“Do you know what kinds of things shape a guy’s (his outer being’s) identity?” I asked. She had no idea –we’re like aliens to her. I gave her my opinion of the stereotypical guy. We’re proud of our strength, our athletic ability, our smarts, our good looks (be what they may), our cars, our hobbies, our accomplishments in work. We’re a competitive lot. The bottom line is we want to be respected. But life –age– has a way of taking these qualities away. The result? Sure –we go through an identity crisis. I added “Women have their set too. But the ones we already talked about are good for this discussion.” The bottom line for women is that they need security –Ephesians five refers to it as being cherished.
“Up to this point we’ve been talking about that outer being –the sense-driven one. The one that’s affected by insecurities. Now let’s talk about the inner you. Can you describe that part of you? –And don’t use the simple Sunday school answers.” She laughed. My daughter is so, so wonderful to be with. She listed some church words: holy, able to be looked upon by God, special in His eyes. . .
There are three parts of us: a physical body, a mind that does our thinking and our spirit. The functions of the first two are common knowledge. But that last one –our spirit– has a particular function too. It’s our communicator to the spiritual realm –much like a telephone. We have one and God has one. On His end is His Holy Spirit. That’s how we communicate with Him. And to make sure nothing gets garbled in the conversation, He put His Spirit in us. That way there’s no interference that can come between us. I’m not saying that we always listen, but He is always there.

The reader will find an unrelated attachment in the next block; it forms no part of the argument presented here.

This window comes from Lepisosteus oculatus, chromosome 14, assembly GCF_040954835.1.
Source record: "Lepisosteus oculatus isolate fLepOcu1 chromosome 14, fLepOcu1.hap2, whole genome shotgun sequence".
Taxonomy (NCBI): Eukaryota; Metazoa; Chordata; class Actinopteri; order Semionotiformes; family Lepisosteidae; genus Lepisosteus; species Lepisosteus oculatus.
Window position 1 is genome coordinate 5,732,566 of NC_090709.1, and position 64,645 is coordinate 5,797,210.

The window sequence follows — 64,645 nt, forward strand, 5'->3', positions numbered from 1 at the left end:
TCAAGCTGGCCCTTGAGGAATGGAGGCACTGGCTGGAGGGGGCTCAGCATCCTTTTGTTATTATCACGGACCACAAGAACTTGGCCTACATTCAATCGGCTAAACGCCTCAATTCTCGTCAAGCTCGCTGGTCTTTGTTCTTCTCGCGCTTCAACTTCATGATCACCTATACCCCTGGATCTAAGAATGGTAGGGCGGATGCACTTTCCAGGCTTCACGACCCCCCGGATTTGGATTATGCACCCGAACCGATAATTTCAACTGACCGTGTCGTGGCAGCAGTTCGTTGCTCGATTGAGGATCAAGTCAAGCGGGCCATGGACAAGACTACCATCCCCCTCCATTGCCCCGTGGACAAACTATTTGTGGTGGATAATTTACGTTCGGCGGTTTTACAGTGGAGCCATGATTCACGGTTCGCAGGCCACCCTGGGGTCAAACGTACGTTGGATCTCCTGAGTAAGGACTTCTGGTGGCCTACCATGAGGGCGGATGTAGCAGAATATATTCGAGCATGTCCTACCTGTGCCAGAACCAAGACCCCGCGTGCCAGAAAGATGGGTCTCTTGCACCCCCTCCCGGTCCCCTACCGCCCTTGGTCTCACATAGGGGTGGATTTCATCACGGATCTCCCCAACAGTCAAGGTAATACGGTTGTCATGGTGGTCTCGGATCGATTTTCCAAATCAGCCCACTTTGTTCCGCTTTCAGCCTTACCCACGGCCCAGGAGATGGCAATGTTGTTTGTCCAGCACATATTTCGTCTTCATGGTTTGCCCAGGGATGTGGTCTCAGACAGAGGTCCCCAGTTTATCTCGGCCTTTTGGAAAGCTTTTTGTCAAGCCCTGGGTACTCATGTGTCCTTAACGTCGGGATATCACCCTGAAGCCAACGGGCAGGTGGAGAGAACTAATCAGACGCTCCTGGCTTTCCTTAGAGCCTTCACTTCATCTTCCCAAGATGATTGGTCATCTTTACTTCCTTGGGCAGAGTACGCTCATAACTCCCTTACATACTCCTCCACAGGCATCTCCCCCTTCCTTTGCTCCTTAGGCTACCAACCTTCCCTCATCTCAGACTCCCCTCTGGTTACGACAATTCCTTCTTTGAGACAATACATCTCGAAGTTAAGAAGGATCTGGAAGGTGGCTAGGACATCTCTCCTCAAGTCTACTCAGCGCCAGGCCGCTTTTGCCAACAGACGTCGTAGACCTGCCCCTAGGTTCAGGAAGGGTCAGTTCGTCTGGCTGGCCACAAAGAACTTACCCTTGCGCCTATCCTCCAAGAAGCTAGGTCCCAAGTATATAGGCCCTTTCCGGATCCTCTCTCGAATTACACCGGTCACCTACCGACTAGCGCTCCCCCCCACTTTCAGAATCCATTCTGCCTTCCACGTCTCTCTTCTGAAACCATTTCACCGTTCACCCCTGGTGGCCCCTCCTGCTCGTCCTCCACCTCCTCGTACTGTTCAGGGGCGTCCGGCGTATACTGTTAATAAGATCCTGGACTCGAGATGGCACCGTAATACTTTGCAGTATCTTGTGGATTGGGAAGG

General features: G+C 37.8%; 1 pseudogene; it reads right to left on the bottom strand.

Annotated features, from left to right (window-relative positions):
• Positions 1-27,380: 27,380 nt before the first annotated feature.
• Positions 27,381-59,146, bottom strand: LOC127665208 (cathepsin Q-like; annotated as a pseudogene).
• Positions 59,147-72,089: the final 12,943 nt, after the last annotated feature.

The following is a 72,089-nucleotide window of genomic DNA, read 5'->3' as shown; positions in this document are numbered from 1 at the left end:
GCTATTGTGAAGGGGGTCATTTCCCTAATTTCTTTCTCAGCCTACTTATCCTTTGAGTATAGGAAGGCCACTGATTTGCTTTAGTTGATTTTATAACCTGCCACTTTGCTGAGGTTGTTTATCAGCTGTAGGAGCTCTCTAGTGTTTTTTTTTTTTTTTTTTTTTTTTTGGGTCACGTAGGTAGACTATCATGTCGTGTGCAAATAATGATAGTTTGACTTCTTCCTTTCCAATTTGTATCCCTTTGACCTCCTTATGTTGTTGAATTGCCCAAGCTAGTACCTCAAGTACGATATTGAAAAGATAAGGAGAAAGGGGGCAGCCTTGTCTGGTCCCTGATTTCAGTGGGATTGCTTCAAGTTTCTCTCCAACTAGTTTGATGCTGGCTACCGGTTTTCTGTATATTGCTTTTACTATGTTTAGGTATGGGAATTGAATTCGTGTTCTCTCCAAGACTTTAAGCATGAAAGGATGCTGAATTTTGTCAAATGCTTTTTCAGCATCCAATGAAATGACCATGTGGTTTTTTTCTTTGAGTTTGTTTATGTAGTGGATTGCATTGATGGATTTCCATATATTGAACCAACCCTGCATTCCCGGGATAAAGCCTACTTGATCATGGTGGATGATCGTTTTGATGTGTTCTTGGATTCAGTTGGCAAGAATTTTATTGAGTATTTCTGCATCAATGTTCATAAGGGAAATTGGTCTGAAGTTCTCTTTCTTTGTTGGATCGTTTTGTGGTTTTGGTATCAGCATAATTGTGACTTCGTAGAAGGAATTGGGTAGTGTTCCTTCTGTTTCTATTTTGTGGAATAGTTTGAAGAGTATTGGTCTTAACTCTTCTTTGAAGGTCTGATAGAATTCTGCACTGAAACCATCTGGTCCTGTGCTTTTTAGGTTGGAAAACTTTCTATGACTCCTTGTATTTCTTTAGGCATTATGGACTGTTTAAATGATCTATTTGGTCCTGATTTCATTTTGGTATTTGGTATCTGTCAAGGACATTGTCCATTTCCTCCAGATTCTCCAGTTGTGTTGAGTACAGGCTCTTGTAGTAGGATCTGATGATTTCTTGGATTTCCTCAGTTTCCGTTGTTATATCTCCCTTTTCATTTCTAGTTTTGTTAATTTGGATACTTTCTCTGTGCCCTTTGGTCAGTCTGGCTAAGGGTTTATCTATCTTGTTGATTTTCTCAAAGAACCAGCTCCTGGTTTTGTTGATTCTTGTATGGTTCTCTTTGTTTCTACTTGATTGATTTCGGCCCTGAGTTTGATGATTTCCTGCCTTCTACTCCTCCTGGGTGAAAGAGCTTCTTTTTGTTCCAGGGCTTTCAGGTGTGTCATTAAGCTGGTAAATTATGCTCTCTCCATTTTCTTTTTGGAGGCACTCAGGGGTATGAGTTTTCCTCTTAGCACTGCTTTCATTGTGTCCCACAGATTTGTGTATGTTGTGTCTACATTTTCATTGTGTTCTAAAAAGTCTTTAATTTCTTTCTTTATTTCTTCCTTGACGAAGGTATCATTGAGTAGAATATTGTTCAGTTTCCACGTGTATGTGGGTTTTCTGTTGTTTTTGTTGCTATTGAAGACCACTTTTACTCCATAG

As usual, I continued. It’s true that you’re holy. It’s synonymous with “sanctified” and “set apart.” Holy doesn’t mean sinless perfection. It’s intended to convey the concept of a special purpose which is different from the normal surroundings. As Christians, we were set apart for conveying the gospel through our lives –not just our words. You’re a friend of God. He adopted you and now you’re a brother (or sister) of Jesus. You’re an heir along with Jesus of the kingdom of God. You’re forgiven. You’re justified –declared innocent of all wrong-doing. Your unrighteousness has been washed away. You’re loved by God. You’re indwelled by the Holy Spirit.
That Ephesians five passage says that men and women are like Christ and His church. The man –like God– is to be respected. The woman –like mankind– needs security. The fact of the matter is that for respect to come from the woman, she first has to be secure in her relationship with him. For us to truly respect God, we have to be absolutely sure that we are secure in His heart. Before going further I must clarify that respect has no hint of fear. Take a look at Jesus took all of that on Himself.–it says that we can’t be fearful of God else we can’t be perfected in His love because fear has to do with punishment and